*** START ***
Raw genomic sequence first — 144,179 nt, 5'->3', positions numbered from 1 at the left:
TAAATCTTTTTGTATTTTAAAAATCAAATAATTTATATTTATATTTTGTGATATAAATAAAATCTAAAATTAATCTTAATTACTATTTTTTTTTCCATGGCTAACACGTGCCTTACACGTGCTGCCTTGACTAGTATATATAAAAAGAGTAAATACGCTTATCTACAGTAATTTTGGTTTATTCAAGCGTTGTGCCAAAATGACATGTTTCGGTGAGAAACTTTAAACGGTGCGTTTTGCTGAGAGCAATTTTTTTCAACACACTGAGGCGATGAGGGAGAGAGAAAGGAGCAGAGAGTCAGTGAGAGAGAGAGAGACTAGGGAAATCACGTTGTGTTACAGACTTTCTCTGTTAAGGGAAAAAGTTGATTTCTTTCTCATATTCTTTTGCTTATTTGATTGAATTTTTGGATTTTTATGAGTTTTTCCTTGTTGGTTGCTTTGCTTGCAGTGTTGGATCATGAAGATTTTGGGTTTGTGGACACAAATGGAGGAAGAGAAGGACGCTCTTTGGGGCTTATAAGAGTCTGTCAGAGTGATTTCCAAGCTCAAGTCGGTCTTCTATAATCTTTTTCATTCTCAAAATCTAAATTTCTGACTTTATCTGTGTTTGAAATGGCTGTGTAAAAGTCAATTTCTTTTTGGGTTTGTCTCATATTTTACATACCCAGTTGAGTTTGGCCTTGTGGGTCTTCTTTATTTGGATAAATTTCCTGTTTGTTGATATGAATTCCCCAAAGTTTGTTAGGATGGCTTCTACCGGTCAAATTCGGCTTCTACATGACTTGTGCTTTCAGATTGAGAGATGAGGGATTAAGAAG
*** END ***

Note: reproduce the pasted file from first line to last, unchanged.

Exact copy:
Raw genomic sequence first — 144,179 nt, 5'->3', positions numbered from 1 at the left:
TAAATCTTTTTGTATTTTAAAAATCAAATAATTTATATTTATATTTTGTGATATAAATAAAATCTAAAATTAATCTTAATTACTATTTTTTTTTCCATGGCTAACACGTGCCTTACACGTGCTGCCTTGACTAGTATATATAAAAAGAGTAAATACGCTTATCTACAGTAATTTTGGTTTATTCAAGCGTTGTGCCAAAATGACATGTTTCGGTGAGAAACTTTAAACGGTGCGTTTTGCTGAGAGCAATTTTTTTCAACACACTGAGGCGATGAGGGAGAGAGAAAGGAGCAGAGAGTCAGTGAGAGAGAGAGAGACTAGGGAAATCACGTTGTGTTACAGACTTTCTCTGTTAAGGGAAAAAGTTGATTTCTTTCTCATATTCTTTTGCTTATTTGATTGAATTTTTGGATTTTTATGAGTTTTTCCTTGTTGGTTGCTTTGCTTGCAGTGTTGGATCATGAAGATTTTGGGTTTGTGGACACAAATGGAGGAAGAGAAGGACGCTCTTTGGGGCTTATAAGAGTCTGTCAGAGTGATTTCCAAGCTCAAGTCGGTCTTCTATAATCTTTTTCATTCTCAAAATCTAAATTTCTGACTTTATCTGTGTTTGAAATGGCTGTGTAAAAGTCAATTTCTTTTTGGGTTTGTCTCATATTTTACATACCCAGTTGAGTTTGGCCTTGTGGGTCTTCTTTATTTGGATAAATTTCCTGTTTGTTGATATGAATTCCCCAAAGTTTGTTAGGATGGCTTCTACCGGTCAAATTCGGCTTCTACATGACTTGTGCTTTCAGATTGAGAGATGAGGGATTAAGAAG